Although Ark of Truth and Continuum, the second of Stargate SG-1’s feature-length adventures, were very definitely separate entities, they were produced very closely together throughout 2007. The writers and directors of both films were different (though naturally, the productions were as collaborative as any Stargate episode has ever been), but Peter Woeste was one person that worked directly on both. As director of photography, Woeste was charged with creating the directors’ unique visions in camera. Director Robert Cooper and Woeste had worked together before, and this familiarity would prove invaluable in bringing Ark of Truth to the screen, particularly given its tight shooting and post-production schedule.
“It was extremely difficult because when we started this project, the first shooting we did was actually for Continuum, in the Arctic,â€ Woeste reveals. “The Arctic shoot had to be coordinated with the military, so we did all of that first and it was after that that I had time to really sit down and prepare the shows properly. What I attempted to do was prepare them both simultaneously, because I think there was just four to five days between the two production schedules, before we segued into Continuum.â€
As Cooper has said previously, one of the most difficult sequences to organise and shoot, thanks to the weather, was Teal’c’s epic trek toward the city of Celestus and the stunning aerial shots that augmented it – and the films spectacular opening. It’s also a perfect example of a director of photography’s complicated role.
“For landscapes to work, you need the right kind of light,â€ Woeste explains. “What I mean by that is if you don’t have the right light, then the crags and fissures and the three dimensional of terrain is lost. It also has to be from the right direction. The sun and the direction of the light changes at different times of day, so what you’re looking for is the light coming from just the right direction to give shape and texture to your images. If you’re backlit or you’re front lit or the light is flat, you just won’t get that texture and it’s not very interesting.â€
To get the “right kind of lightâ€ Woeste has to work out the right time of day for filming, in addition to the right place. It’s a prediction of precise scientific proportions that takes place during the location scout.
“I’m loaded down with calculators and tables and celestial prediction devices and GPS’s so I can determine the right time of day to shoot something,â€ he reveals with a laugh. “I’ll do that for any shoot, whether it was that particular one or whether we’re planning a scene in a meadow somewhere or in a busy street. I’ll plan the time of day. It’s important that you’re aware of that. Everywhere in the world, the sun conditions are different. If I’m planning a shoot in May and that’s when the production would like to do it, well, I’ll check the script and make sure that the proper sun conditions will actually exist. If not, we’ll reschedule.â€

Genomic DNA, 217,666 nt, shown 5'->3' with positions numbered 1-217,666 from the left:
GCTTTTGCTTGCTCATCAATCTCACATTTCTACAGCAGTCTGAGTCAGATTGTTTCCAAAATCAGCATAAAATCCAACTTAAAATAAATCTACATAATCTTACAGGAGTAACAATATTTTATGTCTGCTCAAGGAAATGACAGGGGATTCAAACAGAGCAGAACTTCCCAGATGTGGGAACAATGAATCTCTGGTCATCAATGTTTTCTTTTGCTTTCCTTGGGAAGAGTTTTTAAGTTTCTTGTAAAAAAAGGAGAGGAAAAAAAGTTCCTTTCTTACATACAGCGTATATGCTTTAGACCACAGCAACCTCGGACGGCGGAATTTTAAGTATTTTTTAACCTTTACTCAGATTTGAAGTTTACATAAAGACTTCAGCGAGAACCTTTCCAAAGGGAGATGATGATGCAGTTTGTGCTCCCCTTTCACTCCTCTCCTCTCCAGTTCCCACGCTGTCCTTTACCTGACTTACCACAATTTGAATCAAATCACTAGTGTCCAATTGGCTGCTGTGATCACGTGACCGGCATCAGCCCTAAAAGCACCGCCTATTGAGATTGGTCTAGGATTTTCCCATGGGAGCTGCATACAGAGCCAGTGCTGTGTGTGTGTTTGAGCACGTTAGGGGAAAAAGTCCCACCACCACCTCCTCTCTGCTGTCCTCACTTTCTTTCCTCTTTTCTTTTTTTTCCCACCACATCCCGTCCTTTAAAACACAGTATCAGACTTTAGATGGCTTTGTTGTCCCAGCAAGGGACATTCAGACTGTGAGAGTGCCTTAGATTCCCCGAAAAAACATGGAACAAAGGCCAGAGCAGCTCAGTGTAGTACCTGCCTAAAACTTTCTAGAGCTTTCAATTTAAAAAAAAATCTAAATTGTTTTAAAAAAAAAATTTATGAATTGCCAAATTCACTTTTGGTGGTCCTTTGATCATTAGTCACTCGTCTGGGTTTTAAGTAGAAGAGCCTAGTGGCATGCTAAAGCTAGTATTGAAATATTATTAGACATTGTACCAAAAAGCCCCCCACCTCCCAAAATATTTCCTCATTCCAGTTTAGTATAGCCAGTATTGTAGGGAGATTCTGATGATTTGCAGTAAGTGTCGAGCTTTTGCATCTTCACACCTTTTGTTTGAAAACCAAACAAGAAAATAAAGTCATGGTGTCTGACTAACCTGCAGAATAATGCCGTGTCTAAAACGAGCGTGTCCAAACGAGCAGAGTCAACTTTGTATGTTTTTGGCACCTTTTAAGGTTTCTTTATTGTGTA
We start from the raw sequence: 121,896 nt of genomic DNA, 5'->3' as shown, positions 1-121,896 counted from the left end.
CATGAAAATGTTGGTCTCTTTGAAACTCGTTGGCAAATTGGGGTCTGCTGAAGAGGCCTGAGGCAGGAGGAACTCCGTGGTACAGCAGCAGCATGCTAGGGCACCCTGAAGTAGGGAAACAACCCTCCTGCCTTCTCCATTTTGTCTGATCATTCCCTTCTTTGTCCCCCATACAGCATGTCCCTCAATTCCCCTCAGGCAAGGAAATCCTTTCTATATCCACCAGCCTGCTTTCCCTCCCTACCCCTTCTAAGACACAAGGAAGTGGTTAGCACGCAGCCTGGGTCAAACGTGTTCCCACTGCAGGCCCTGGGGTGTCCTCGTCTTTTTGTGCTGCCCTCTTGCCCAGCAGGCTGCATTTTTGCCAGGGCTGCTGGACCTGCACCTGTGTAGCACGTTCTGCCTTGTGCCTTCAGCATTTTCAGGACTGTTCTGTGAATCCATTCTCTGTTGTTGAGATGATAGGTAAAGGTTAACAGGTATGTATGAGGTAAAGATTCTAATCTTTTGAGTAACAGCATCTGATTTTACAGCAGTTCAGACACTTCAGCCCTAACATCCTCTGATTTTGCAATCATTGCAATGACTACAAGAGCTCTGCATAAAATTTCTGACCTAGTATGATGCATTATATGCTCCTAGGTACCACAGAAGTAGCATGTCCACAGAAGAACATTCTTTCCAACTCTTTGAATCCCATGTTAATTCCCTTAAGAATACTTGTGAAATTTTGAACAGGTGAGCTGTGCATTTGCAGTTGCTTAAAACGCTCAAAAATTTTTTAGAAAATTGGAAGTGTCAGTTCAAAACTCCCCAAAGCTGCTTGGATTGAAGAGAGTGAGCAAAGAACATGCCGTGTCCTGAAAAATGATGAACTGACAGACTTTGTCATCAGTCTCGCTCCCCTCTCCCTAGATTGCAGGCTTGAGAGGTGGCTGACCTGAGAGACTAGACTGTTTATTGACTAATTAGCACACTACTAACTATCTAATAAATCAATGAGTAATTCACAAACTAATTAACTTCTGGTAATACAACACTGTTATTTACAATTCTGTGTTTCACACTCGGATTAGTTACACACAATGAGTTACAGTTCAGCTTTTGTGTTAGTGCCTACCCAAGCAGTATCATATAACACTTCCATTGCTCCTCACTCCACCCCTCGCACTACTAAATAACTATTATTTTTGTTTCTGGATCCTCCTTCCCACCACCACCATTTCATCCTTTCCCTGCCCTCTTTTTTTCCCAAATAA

Woeste also had a hand in the decision that Ark of Truth should be shot on 35mm film rather than on video. “I said, ‘Guys, I think we should reconsider the format that we’re shooting in.’ I had built up this case and I had reams of research papers and documents and an outline,â€ Woeste says, chuckling at the memory of the struggle he was expecting. “But when I walked into the office and started talking about it, I don’t think I got beyond item number two when Coop (Robert Cooper) was already on board!â€
Having a director of photography so in tune with his way of working was no double invaluable for director Cooper. On every film shoot, certain things go awry and problems have to be overcome on the fly, and having a crew able to work around such difficulties can mean the difference between a resounding success and an expensive failure. For Cooper, completing the shoot on Ark of Truth meant swapping one set of complications for another as he immediately went into editing and post-production on the film. The director realised that time would be incredibly tight to meet the release schedule.
“People look on it and say, ‘They had all this extra time, why does it take a year to make this when they make the show in this period of time?’ But really, why we are able to do what we do on the series schedule is because it’s going on television. On the series we finish the show within about two weeks of the airdate. So if you back that up, it might take us five or six months to finish a big two-part episode, with 20 days of shooting and three to four months of post production. When it’s done and mixed and the music’s in it, it literally goes on the air the next week.â€